Honey Hog Barbecue Sauce v3.0

Honey Hog Chicken

I’m getting ready to cook up a big pile-o-pork for a graduation party. I’d like to make all my own rubs and sauces for it, so I thought I’d start with a quart-sized batch of Honey Hog sauce.

1/2 cup honey
1 cup raw or turbinado sugar
1 cup cider vinegar
1 (12-ounce) can tomato paste
1/2 cup gluten-free Worcestershire sauce
1/4 cup tamarind concentrate
1/4 cup pomegranate molasses
2 tablespoons kosher salt
1 1/2 teaspoons ground black pepper
1 tablespoon Hungarian sweet paprika
1 tablespoon smoked sweet paprika
1 tablespoon half-sharp paprika
1 tablespoon chili powder
1 teaspoon cayenne pepper
2 teaspoons garlic powder
1 teaspoon allspice

Combine the tomato paste and sugar in a medium sauce pan and cook over low heat, stirring often, until the sugar melts into the paste.

Honey Hog Barbecue Sauce

Add the remaining ingredients, stir to combine, and bring to a simmer over medium heat. Stirring constantly, raise the heat a little until the sauce is bubbling away nicely. Keep stirring and cook until all the sugar has dissolved and the sauce starts to thicken a little bit (about five minutes).

Honey Hog Barbecue Sauce

Reduce the heat to low and let sauce cook for another 10 minutes. Remove from heat and let cool. Bottle and store in the fridge. Makes about 1 quart.

Honey Hog Chicken

Since you can only tell so much about a sauce while tasting it off of a spoon, I tried it on some grilled chicken thighs to get an idea of how it would work and play with others.

About 2 hours before cooking, I dusted some bone-in, skin-on thighs with a bit of salt, pepper, and paprika. I put them in a single layer on a sheet pan and let them sit uncovered in the fridge to let the seasoning work its way into the thighs and dry out the skin a bit to make it crispy.

I set the grill up for a raised indirect cook over medium (350°F) heat. I used the plate setter under the cooking grid on the Big Green Egg to diffuse the heat.

I put the thighs on the grill skin side up, closed the lid, and let them cook for 20 minutes. I flipped them and let them go another 20 minutes. I flipped them back skin side up and checked for doneness. While chicken is technically done when the juices run clear and the internal temperature hits 160°F, that leaves the thighs kind of rubbery. I like mine cooked a little longer to at least 180°F so the meat is tender and the skin is crisp.

This batch of thighs needed about 20 more minutes to hit 180°F. At this point I sauced them on both sides with the Honey Hog, put them back on for 10 more minutes, sauced them one last time and moved them to a warm plate and let sit 10 minutes before serving.

The Verdict: ★★★★★
Sometimes less is more. I basically doubled the main ingredients in the v2.0 recipe, but decided to leave out some of the herbs and spices that I didn’t think were key players. The result is a sauce that has a nice sweet and tangy tomato flavor with enough heat and spice to make it interesting. It’s not as complex as the previous version, but I like the clean, straight forward taste.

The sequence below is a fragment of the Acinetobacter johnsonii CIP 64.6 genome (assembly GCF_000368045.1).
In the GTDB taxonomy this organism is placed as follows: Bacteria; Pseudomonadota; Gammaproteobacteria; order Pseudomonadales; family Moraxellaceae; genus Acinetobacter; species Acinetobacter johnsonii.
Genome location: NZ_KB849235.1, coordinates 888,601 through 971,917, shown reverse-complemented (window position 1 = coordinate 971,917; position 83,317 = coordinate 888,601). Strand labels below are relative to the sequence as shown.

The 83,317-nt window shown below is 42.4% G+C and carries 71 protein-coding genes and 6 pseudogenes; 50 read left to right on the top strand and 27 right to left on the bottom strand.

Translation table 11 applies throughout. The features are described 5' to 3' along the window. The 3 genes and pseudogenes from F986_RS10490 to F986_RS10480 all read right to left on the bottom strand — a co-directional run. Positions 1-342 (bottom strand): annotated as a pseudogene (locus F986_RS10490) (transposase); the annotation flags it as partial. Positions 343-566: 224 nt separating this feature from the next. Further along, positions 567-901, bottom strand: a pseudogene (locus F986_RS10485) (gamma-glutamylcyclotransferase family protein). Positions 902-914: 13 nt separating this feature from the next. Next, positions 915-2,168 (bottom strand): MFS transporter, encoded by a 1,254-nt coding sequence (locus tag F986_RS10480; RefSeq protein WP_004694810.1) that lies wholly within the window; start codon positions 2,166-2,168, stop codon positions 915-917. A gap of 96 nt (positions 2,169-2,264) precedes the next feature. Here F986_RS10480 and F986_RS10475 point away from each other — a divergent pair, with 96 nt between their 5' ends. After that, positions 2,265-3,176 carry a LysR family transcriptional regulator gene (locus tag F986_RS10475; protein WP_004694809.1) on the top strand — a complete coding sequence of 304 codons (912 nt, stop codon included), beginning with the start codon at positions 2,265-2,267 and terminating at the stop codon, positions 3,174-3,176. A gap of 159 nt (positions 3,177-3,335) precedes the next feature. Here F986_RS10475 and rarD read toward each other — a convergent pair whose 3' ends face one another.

The sauce was lovely on the chicken thighs – adding a nice spicy sweetness. The thighs themselves were so crispy that biting into one was like biting into a slice of bacon. Mmmmmmmmmmmm… chicken bacon… mmmmmmmmmm…

The Nutrition:
3 ounces of chicken meat is only about 100 calories and 4 Weight Watchers points. The sauce maybe adds another 1/2 point per thigh.

One year ago – Spring Slow-Roasted Steaks
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3 thoughts on “Honey Hog Barbecue Sauce v3.0

  1. James Umberger

    alright, I have been making your version 1.0 for several years now. In fact it is my wifes go to condiment. She is a ketchup girl (eats ketchup with her ketchup) but is always quick to remind me to make more of the Honey Hog when we are running low. In any event, I went to look at how you tweaked version 2.0. In that version you mentioned using raw sugar but I do not see it listed as part of that recipe. However, the all purpose rub 1.5 has turbinado sugar in it. In your post for version 2.0, when you mentioned the use of raw sugar was this because you recommended using your Rub 1.5 which has raw sugar in it? Also this lates version calls for the use of pomegranate mollasses and tamarind concentrate. version 2.0 leaves it up to you to choose either one. Should both be used if making version 2.0? Sorry for all the nitpicky questions on a recipe/blog post that is somewhat dated?

  2. Dave Post author

    Glad you guys like the sauce. That you’ve been making it for years is a big compliment, thanks!

    I should probably give them names rather than version numbers as they are all really different sauces, not new and improved versions of each other. I like Version v1.0 as much as v2.0 or v3.0, but for other reasons.

    In v2.0 the raw sugar is coming from the General Purpose Rub v1.5. I updated the post to make that clearer. I liked the idea of having a rub that could be the base for a sauce, but I ended up tweaking ingredients around so much that it never was very practical. If I were doing a ton of catering it would make more sense.

    I used both tamarind and pomegranate molasses in v3.0 to kick up the sweet/tart part of the sauce. I like the combo, but I think I like the pomegranate more and am thinking next time about dropping the tamarind entirely and using a 1/2 cup of the pomegranate.

    Hope that helps. Let me know if you have any other questions because answering them always helps me see my blog how my readers see it.

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